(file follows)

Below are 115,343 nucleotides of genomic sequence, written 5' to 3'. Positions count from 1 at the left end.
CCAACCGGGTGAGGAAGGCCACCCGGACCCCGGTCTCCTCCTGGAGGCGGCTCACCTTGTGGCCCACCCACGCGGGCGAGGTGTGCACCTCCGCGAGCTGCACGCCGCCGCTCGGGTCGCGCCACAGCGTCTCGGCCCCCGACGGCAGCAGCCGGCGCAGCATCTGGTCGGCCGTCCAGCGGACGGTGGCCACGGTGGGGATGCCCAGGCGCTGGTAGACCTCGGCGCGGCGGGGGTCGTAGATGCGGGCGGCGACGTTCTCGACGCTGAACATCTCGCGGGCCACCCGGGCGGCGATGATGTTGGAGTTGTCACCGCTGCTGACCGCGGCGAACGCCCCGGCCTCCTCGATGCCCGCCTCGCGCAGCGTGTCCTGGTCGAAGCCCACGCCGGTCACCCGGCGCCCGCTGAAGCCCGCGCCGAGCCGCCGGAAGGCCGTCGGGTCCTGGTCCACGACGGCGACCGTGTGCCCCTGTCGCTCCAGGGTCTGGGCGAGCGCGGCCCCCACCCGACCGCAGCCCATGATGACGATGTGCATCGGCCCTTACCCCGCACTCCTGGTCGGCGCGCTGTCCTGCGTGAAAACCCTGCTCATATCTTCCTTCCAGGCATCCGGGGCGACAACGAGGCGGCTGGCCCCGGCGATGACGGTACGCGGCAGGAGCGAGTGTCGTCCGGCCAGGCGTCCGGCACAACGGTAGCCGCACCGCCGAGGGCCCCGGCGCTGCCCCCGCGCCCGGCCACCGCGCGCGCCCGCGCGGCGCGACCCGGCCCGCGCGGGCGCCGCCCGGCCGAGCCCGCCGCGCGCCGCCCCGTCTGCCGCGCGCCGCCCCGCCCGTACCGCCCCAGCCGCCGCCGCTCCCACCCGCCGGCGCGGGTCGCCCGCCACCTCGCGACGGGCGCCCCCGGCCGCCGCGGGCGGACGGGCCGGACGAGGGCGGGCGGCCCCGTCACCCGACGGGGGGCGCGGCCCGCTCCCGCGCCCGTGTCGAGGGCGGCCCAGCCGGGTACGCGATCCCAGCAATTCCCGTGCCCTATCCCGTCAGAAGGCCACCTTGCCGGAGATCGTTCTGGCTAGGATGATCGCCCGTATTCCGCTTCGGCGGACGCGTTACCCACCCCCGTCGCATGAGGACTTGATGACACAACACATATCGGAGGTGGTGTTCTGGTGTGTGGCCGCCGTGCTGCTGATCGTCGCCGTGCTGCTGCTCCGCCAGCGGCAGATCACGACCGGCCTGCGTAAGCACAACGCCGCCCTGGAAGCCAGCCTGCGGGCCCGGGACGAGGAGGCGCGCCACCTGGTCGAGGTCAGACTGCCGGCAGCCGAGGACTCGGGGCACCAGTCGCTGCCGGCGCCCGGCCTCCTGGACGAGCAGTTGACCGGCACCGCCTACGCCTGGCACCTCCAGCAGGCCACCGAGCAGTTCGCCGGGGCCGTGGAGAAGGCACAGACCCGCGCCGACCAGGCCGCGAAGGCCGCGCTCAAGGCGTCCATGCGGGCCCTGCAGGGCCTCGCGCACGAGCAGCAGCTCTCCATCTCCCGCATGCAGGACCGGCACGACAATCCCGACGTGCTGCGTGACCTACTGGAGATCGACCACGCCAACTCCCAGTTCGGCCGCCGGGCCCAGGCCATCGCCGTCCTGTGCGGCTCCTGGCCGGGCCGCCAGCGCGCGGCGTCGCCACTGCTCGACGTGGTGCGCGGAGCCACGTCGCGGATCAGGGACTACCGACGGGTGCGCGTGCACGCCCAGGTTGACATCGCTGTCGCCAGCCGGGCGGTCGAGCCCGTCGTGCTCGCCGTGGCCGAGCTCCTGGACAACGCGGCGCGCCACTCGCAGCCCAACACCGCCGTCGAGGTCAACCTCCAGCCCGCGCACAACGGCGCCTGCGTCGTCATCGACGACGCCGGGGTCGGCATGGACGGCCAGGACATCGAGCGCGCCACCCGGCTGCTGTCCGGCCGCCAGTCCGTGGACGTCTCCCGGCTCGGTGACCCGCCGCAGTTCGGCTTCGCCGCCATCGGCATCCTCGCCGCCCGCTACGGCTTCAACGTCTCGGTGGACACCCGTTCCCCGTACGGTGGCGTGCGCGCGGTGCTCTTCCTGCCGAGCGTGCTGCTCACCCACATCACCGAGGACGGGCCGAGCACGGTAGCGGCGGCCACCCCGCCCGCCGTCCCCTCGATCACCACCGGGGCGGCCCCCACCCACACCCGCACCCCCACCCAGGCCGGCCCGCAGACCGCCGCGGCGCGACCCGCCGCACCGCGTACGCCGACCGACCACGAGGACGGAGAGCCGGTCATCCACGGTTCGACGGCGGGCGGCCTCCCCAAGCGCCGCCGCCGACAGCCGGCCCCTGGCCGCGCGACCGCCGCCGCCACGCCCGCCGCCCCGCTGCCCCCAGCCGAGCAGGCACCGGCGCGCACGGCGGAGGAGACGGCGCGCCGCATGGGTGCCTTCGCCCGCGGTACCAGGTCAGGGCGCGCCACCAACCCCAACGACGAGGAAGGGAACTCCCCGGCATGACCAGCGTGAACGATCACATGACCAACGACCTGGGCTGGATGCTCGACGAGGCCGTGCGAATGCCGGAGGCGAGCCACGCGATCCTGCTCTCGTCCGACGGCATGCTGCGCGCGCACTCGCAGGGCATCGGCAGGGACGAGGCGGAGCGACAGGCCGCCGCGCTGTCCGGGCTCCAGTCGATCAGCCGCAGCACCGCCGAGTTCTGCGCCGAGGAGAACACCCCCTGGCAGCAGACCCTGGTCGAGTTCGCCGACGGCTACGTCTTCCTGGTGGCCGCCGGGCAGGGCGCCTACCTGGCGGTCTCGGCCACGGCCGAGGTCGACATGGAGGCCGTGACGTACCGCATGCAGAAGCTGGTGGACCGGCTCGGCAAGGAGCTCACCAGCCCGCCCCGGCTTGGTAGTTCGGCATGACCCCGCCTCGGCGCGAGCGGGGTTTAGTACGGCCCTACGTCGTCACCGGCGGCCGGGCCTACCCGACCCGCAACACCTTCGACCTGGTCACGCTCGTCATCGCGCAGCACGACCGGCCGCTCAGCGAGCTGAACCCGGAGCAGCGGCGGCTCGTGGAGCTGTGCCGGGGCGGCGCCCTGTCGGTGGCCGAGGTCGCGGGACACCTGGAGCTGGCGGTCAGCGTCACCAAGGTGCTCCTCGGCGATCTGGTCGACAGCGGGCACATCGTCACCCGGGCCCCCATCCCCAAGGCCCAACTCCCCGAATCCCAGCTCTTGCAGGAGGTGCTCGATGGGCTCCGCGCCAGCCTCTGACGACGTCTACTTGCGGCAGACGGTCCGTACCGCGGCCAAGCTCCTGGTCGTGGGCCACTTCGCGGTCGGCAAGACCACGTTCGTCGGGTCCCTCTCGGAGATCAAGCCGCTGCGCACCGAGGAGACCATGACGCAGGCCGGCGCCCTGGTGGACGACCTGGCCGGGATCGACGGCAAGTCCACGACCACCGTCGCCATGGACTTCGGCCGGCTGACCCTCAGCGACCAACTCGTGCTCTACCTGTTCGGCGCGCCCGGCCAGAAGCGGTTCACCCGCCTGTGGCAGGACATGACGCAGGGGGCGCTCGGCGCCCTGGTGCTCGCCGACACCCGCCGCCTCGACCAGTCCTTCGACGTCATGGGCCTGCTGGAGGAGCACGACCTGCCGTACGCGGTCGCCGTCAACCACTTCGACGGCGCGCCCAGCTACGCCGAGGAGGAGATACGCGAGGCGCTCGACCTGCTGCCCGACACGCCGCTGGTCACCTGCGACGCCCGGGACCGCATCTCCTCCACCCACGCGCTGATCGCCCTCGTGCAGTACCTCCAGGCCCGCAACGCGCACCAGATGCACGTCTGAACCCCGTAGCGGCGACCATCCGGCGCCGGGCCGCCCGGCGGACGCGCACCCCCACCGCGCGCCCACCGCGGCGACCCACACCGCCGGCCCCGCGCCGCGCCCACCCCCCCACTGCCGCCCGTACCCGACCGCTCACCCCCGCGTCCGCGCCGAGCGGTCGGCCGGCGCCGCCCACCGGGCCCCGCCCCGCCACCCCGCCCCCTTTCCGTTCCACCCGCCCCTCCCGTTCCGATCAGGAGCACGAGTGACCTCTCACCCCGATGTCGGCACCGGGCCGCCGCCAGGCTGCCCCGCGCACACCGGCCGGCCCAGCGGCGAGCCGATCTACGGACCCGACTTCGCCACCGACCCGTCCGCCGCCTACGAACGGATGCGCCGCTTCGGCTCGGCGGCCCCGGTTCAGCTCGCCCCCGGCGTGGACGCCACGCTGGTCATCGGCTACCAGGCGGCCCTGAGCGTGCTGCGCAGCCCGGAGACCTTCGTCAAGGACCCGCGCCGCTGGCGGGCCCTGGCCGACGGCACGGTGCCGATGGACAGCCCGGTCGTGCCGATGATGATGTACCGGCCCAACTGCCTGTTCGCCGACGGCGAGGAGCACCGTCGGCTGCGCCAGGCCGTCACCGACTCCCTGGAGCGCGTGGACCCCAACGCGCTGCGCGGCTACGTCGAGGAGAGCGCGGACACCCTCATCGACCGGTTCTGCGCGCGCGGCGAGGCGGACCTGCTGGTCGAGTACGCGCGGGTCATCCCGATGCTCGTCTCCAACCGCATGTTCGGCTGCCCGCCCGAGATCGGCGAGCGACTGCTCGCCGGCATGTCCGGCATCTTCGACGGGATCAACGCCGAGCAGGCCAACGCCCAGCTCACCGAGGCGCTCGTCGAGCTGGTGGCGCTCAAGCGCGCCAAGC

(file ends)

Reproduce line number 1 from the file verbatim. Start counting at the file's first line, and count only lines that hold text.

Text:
Below are 115,343 nucleotides of genomic sequence, written 5' to 3'. Positions count from 1 at the left end.